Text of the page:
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Symptoms of Non-Hodgkin’s lymphoma

Presenting clinical features/ what brings the patient to the doctor. The majority of patients present with an enlargement of lymph node groups, for example the enlargement of nodes in the neck. Such presentations are usually as the painless development of the lumps, which the patient soon realises are abnormal.


In low grade NHL the development of these nodal lumps is slow and insidious but in high grade tumours the growth may be fast and very worrying to the patient. Occasionally, the lymph nodes develop deep inside the patient; for example, a lymph node mass in the chest may remain silent (i.e. un-noticed by the patient) until it presses on the wind-pipe and then the patient comes urgently to the doctor because he has difficulty in breathing.


Sometimes, the nodal mass may be in the abdomen and disturbance of bowel function may cause the presenting symptom.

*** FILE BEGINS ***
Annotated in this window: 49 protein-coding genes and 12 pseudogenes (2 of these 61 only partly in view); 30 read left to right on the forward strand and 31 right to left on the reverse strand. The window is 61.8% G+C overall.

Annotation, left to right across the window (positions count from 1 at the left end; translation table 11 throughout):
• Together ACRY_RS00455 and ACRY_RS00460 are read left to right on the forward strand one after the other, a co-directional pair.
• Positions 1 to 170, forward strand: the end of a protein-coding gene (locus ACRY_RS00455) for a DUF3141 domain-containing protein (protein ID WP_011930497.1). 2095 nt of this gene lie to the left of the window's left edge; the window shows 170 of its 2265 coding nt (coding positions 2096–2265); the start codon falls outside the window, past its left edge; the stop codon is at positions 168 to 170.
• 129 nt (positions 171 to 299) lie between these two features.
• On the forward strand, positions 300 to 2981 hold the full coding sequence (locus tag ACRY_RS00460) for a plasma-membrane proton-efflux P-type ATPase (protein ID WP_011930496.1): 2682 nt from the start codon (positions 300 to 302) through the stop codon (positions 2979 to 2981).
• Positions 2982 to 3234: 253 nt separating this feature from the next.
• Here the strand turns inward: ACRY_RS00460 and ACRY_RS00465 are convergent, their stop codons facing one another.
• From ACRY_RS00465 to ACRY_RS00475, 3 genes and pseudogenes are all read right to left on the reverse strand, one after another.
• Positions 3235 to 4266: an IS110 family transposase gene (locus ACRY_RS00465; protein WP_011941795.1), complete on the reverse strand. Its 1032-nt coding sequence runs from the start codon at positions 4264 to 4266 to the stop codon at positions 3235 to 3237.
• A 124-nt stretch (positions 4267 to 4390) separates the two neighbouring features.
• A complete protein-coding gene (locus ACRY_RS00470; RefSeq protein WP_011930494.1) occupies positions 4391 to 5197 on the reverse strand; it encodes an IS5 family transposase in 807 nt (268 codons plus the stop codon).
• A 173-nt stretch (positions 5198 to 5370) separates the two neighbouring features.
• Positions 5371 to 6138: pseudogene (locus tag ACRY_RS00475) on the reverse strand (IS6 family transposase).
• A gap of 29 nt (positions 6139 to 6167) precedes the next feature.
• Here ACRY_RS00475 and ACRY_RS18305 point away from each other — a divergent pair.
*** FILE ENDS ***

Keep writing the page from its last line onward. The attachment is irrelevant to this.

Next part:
Sometimes the NHL occurs outside the lymph nodes and the thyroid has already been cited above and is a good example. Others include primary stomach NHL, conjunctival or even intra-ocular NHL and primary brain NHL is a rare form (although commoner in kidney transplant recipients). In the preceding section, there is a photo of a lymphoma arising on the skin of the eyelid.


In patients with a large bulk of lymphoma in their bodies, there may be significant weight loss or sweating (the so-called 'B' symptoms).

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